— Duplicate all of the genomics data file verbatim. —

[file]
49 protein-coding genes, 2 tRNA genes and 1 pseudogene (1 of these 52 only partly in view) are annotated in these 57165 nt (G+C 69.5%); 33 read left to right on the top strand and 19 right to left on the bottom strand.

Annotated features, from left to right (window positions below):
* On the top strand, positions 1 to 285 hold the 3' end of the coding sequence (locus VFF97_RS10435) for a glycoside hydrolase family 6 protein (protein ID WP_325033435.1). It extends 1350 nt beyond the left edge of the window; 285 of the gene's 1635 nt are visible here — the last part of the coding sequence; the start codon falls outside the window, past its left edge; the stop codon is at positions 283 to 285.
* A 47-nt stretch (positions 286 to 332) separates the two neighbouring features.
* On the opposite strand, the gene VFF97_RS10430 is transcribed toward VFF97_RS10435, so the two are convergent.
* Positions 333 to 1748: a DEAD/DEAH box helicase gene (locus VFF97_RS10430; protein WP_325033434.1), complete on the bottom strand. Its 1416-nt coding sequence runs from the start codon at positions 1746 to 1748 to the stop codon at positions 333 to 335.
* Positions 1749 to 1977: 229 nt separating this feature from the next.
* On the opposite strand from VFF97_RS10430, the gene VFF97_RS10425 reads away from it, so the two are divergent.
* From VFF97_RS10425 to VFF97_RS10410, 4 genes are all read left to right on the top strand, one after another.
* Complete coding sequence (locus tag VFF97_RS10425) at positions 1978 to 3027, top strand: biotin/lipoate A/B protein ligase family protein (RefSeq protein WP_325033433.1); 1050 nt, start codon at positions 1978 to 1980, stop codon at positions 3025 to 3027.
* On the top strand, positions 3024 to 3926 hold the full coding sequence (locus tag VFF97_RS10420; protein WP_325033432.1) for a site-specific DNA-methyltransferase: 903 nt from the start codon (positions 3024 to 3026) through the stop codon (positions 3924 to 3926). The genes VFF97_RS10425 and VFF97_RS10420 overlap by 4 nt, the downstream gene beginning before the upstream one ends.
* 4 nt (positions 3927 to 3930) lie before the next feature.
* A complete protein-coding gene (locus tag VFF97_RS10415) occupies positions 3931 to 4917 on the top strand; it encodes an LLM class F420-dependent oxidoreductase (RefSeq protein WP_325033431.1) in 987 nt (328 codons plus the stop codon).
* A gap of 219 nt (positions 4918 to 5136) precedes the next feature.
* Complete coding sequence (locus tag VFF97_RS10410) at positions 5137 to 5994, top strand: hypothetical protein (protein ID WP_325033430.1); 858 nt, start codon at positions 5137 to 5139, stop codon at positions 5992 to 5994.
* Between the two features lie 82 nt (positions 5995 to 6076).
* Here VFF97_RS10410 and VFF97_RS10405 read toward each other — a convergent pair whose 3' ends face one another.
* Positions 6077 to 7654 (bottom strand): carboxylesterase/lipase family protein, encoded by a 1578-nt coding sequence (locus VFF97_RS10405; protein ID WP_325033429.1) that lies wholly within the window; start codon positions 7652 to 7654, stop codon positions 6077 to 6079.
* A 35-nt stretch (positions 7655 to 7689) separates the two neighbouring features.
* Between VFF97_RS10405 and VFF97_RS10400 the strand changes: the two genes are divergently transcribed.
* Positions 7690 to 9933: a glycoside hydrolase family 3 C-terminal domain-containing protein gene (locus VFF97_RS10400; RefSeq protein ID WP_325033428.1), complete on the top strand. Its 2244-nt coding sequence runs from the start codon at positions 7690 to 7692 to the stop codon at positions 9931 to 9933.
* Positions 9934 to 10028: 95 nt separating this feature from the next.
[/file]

49 protein-coding genes, 2 tRNA genes and 1 pseudogene (1 of these 52 only partly in view) are annotated in these 57165 nt (G+C 69.5%); 33 read left to right on the top strand and 19 right to left on the bottom strand.

Annotated features, from left to right (window positions below):
* On the top strand, positions 1 to 285 hold the 3' end of the coding sequence (locus VFF97_RS10435) for a glycoside hydrolase family 6 protein (protein ID WP_325033435.1). It extends 1350 nt beyond the left edge of the window; 285 of the gene's 1635 nt are visible here — the last part of the coding sequence; the start codon falls outside the window, past its left edge; the stop codon is at positions 283 to 285.
* A 47-nt stretch (positions 286 to 332) separates the two neighbouring features.
* On the opposite strand, the gene VFF97_RS10430 is transcribed toward VFF97_RS10435, so the two are convergent.
* Positions 333 to 1748: a DEAD/DEAH box helicase gene (locus VFF97_RS10430; protein WP_325033434.1), complete on the bottom strand. Its 1416-nt coding sequence runs from the start codon at positions 1746 to 1748 to the stop codon at positions 333 to 335.
* Positions 1749 to 1977: 229 nt separating this feature from the next.
* On the opposite strand from VFF97_RS10430, the gene VFF97_RS10425 reads away from it, so the two are divergent.
* From VFF97_RS10425 to VFF97_RS10410, 4 genes are all read left to right on the top strand, one after another.
* Complete coding sequence (locus tag VFF97_RS10425) at positions 1978 to 3027, top strand: biotin/lipoate A/B protein ligase family protein (RefSeq protein WP_325033433.1); 1050 nt, start codon at positions 1978 to 1980, stop codon at positions 3025 to 3027.
* On the top strand, positions 3024 to 3926 hold the full coding sequence (locus tag VFF97_RS10420; protein WP_325033432.1) for a site-specific DNA-methyltransferase: 903 nt from the start codon (positions 3024 to 3026) through the stop codon (positions 3924 to 3926). The genes VFF97_RS10425 and VFF97_RS10420 overlap by 4 nt, the downstream gene beginning before the upstream one ends.
* 4 nt (positions 3927 to 3930) lie before the next feature.
* A complete protein-coding gene (locus tag VFF97_RS10415) occupies positions 3931 to 4917 on the top strand; it encodes an LLM class F420-dependent oxidoreductase (RefSeq protein WP_325033431.1) in 987 nt (328 codons plus the stop codon).
* A gap of 219 nt (positions 4918 to 5136) precedes the next feature.
* Complete coding sequence (locus tag VFF97_RS10410) at positions 5137 to 5994, top strand: hypothetical protein (protein ID WP_325033430.1); 858 nt, start codon at positions 5137 to 5139, stop codon at positions 5992 to 5994.
* Between the two features lie 82 nt (positions 5995 to 6076).
* Here VFF97_RS10410 and VFF97_RS10405 read toward each other — a convergent pair whose 3' ends face one another.
* Positions 6077 to 7654 (bottom strand): carboxylesterase/lipase family protein, encoded by a 1578-nt coding sequence (locus VFF97_RS10405; protein ID WP_325033429.1) that lies wholly within the window; start codon positions 7652 to 7654, stop codon positions 6077 to 6079.
* A 35-nt stretch (positions 7655 to 7689) separates the two neighbouring features.
* Between VFF97_RS10405 and VFF97_RS10400 the strand changes: the two genes are divergently transcribed.
* Positions 7690 to 9933: a glycoside hydrolase family 3 C-terminal domain-containing protein gene (locus VFF97_RS10400; RefSeq protein ID WP_325033428.1), complete on the top strand. Its 2244-nt coding sequence runs from the start codon at positions 7690 to 7692 to the stop codon at positions 9931 to 9933.
* Positions 9934 to 10028: 95 nt separating this feature from the next.